The Long Beach City Council unanimously adopted an $84.61 million operating budget for fiscal 2014-15 that stays within the state tax levy cap and reduces property taxes.

Council members voted 5-0 Tuesday night to approve the budget covering July 1 through June 30, 2015. It will reduce city property taxes by 1.2 percent, an annual savings of $34.48 per household, officials said. The original proposed budget was $84.45 million with a 0.95 percent property tax decrease. The city's current operating budget is $74.4 million.

The approved budget includes an increase in grant revenue of $226,172. It also includes a decrease of $28,000 in water and sewer user fees, and a reduction of $30,000 in garbage fees to potentially reimburse residents displaced by superstorm Sandy. An application process is to be created for those former residents to request a reimbursement for garbage fees, city Comptroller Kristie Hansen-Hightower said.

Resident Eileen Hession criticized the budget for its salary increases, including a jump to $169,631 from $157,989 for city manager Jack Schnirman, an increase to $59,879 from $43,138 for the license clerk and a jump to $86,700 from $67,275 for the director of public relations.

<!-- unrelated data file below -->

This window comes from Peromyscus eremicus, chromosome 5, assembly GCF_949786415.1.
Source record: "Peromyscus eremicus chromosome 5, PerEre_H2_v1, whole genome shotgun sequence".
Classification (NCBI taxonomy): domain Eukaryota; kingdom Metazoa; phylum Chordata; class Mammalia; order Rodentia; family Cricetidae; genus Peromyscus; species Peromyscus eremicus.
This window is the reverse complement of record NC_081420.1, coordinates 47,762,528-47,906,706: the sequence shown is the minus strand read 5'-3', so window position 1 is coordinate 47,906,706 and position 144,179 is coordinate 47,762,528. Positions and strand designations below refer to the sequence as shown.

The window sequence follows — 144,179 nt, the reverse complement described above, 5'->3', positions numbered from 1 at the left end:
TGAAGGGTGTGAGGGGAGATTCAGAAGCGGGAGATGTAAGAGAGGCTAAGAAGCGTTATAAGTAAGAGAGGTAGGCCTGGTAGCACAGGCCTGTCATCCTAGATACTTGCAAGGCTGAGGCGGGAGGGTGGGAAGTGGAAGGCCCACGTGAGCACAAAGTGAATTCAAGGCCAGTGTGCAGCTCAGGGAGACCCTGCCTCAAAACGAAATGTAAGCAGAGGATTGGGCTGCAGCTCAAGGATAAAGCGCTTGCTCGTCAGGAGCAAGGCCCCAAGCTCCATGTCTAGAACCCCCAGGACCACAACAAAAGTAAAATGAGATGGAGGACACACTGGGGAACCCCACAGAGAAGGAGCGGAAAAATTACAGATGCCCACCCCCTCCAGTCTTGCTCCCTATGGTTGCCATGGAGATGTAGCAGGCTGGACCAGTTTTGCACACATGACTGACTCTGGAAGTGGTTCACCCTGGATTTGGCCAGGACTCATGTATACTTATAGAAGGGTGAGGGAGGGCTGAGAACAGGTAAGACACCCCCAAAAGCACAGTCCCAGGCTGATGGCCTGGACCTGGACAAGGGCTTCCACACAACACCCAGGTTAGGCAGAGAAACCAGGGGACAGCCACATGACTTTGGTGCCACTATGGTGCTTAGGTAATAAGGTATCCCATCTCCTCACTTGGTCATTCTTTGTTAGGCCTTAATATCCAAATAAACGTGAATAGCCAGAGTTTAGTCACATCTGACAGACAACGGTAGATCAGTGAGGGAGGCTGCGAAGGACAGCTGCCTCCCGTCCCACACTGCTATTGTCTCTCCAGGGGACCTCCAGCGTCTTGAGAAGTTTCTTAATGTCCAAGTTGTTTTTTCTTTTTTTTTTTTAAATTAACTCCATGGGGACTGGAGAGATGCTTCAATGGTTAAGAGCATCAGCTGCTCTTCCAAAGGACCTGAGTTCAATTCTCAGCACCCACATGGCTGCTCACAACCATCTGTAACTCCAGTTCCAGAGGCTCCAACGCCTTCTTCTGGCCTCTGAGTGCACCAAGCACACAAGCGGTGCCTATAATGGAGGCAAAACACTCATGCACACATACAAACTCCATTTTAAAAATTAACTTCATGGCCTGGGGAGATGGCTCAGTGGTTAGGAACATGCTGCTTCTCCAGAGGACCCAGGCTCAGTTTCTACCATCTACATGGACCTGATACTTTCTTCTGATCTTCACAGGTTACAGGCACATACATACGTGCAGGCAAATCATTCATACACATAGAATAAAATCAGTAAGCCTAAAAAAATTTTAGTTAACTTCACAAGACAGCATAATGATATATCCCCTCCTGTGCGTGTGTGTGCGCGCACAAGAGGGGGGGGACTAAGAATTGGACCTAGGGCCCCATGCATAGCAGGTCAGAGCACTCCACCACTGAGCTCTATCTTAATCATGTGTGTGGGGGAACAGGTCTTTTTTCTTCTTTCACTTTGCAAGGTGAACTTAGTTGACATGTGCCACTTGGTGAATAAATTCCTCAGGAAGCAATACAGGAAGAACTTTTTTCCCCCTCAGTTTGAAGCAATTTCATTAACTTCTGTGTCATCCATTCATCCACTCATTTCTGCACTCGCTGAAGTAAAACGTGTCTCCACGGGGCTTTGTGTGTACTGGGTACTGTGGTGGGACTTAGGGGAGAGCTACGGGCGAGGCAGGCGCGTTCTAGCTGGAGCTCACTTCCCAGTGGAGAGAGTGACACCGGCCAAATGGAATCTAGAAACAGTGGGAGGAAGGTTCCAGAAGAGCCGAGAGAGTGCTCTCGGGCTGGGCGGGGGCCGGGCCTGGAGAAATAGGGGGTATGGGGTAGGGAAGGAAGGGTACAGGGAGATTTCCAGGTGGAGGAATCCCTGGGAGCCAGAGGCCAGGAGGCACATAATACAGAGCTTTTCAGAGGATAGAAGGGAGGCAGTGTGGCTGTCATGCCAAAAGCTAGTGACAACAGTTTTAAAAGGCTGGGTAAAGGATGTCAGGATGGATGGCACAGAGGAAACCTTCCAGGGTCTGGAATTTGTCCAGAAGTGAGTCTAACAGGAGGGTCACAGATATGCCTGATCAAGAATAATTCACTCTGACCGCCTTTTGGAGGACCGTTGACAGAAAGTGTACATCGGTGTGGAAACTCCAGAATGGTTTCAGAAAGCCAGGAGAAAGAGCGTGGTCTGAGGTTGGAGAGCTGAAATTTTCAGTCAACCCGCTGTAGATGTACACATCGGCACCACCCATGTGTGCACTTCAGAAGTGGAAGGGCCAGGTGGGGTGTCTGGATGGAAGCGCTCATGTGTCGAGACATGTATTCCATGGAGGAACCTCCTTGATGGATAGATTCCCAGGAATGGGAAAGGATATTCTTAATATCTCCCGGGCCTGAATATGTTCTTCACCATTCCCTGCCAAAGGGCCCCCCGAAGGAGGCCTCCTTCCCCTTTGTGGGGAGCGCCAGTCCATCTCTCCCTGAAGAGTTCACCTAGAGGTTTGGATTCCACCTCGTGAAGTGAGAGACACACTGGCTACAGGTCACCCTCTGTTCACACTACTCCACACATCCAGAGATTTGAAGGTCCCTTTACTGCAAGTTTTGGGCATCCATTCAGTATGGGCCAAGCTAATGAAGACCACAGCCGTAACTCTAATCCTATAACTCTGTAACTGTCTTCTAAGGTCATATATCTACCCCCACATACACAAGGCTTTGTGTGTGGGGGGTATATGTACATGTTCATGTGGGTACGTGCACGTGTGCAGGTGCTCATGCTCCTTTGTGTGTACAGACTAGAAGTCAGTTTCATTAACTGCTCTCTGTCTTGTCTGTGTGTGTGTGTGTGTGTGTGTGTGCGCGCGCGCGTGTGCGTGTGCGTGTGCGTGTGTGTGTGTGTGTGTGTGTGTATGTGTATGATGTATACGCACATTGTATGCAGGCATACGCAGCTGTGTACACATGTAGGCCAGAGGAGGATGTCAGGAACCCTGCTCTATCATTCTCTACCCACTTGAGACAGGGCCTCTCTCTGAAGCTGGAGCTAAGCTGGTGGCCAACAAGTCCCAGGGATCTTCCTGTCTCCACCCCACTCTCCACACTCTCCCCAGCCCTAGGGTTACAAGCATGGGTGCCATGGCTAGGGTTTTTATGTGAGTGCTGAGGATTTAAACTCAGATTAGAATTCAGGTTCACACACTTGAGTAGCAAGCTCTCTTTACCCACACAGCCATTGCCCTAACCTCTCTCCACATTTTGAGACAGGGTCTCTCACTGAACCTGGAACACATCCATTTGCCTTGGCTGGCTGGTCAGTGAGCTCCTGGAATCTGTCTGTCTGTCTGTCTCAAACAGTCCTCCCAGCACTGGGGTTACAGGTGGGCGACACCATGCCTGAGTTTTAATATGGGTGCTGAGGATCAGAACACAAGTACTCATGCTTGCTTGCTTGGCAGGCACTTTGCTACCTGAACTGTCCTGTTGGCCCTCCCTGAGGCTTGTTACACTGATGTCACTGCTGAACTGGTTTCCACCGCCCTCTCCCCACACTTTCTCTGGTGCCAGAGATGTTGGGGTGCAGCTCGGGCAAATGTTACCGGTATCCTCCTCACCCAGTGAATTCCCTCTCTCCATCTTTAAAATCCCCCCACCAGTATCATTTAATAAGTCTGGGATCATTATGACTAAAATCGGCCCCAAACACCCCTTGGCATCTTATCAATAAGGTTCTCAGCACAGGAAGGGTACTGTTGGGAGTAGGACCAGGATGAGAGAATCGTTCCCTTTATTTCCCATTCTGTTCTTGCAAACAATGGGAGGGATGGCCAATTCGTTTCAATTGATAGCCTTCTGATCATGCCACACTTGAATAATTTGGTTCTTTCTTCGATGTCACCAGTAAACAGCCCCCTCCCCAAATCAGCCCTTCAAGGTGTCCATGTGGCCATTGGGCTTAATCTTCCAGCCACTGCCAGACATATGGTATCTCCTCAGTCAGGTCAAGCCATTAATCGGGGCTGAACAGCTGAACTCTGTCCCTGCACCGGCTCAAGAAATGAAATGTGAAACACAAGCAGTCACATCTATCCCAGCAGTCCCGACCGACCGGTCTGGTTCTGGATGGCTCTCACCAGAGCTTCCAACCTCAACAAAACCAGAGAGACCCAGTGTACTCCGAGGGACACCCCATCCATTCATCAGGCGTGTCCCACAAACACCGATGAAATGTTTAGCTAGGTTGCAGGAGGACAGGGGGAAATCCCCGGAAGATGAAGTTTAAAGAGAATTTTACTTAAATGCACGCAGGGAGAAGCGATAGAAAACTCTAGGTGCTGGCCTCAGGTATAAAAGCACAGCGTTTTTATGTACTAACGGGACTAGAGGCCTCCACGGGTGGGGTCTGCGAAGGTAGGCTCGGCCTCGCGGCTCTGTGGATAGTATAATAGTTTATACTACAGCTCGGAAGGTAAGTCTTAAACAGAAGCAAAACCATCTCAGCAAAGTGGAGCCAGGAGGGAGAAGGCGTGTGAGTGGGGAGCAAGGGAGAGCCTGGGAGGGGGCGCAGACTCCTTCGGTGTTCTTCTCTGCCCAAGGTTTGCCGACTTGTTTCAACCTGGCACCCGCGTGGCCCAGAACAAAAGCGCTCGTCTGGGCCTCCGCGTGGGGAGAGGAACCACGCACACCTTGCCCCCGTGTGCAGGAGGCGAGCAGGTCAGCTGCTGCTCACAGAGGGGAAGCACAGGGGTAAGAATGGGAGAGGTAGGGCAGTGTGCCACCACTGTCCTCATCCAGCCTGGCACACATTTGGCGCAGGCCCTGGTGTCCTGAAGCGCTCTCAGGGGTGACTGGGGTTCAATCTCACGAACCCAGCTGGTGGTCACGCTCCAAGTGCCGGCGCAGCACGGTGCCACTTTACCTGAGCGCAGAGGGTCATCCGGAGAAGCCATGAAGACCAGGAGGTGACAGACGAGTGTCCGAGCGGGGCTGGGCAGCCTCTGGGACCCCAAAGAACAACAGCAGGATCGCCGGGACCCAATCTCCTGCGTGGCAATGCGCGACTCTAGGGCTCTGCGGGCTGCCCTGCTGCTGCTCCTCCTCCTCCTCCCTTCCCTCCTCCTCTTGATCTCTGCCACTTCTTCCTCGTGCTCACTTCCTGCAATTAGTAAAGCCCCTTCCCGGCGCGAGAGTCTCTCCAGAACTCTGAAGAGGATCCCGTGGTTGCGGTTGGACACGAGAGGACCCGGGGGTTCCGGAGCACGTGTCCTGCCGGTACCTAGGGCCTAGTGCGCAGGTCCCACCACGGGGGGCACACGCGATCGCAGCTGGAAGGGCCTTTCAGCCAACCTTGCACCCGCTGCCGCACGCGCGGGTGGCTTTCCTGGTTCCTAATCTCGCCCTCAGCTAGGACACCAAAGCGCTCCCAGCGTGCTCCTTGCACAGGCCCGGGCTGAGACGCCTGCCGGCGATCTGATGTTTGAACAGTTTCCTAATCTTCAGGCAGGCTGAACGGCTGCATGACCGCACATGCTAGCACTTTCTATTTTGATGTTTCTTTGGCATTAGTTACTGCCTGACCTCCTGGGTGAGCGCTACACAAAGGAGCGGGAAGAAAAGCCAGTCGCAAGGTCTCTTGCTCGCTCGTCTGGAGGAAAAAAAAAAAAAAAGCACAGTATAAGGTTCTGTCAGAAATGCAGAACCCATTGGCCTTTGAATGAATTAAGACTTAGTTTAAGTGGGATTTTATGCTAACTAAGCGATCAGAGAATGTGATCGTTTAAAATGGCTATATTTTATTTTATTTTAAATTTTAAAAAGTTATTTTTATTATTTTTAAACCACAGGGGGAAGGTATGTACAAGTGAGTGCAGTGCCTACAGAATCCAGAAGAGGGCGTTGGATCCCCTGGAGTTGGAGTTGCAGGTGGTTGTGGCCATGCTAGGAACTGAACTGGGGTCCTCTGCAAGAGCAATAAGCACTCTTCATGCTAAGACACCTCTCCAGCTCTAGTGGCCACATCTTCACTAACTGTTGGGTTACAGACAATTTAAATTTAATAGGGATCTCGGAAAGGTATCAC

Schnirman said the raises Hession called "terrible" represent "six-tenths of a percent of the overall budget, an item that I would not say, so to speak, is statistically significant."

Hession also challenged Schnirman's claims that departmental spending has been reduced, saying budget allocations went up 59.8 percent in the building department, 92.5 percent for central administration, 21.8 percent for the police department and 9.6 percent for transportation.

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"I think if we did vote on this budget it would be solidly defeated to anyone who looked at it . . . These raises are a slap of the face to people who aren't home yet," she said referring to residents displaced by Sandy.

The council also voted 5-0 to immediately amend its social host law to increase the fines to as much as $1,000 and/or 15 days in jail for consumption of alcoholic beverages by minors on private property. The Long Beach Coalition to Prevent Underage Drinking pushed to increase the fines under the law established in 2006, from $250 for those 16 and older who permit underage drinking.

"An increase in the social host fine would set the example that the City of Long Beach does not joke around when it comes to the safety of its children," said Brandan Persaud, 17, president of the junior class of Long Beach High School.

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But resident Frank McQuade, an attorney and constitutional rights advocate, objected to the law saying it would deny civil rights.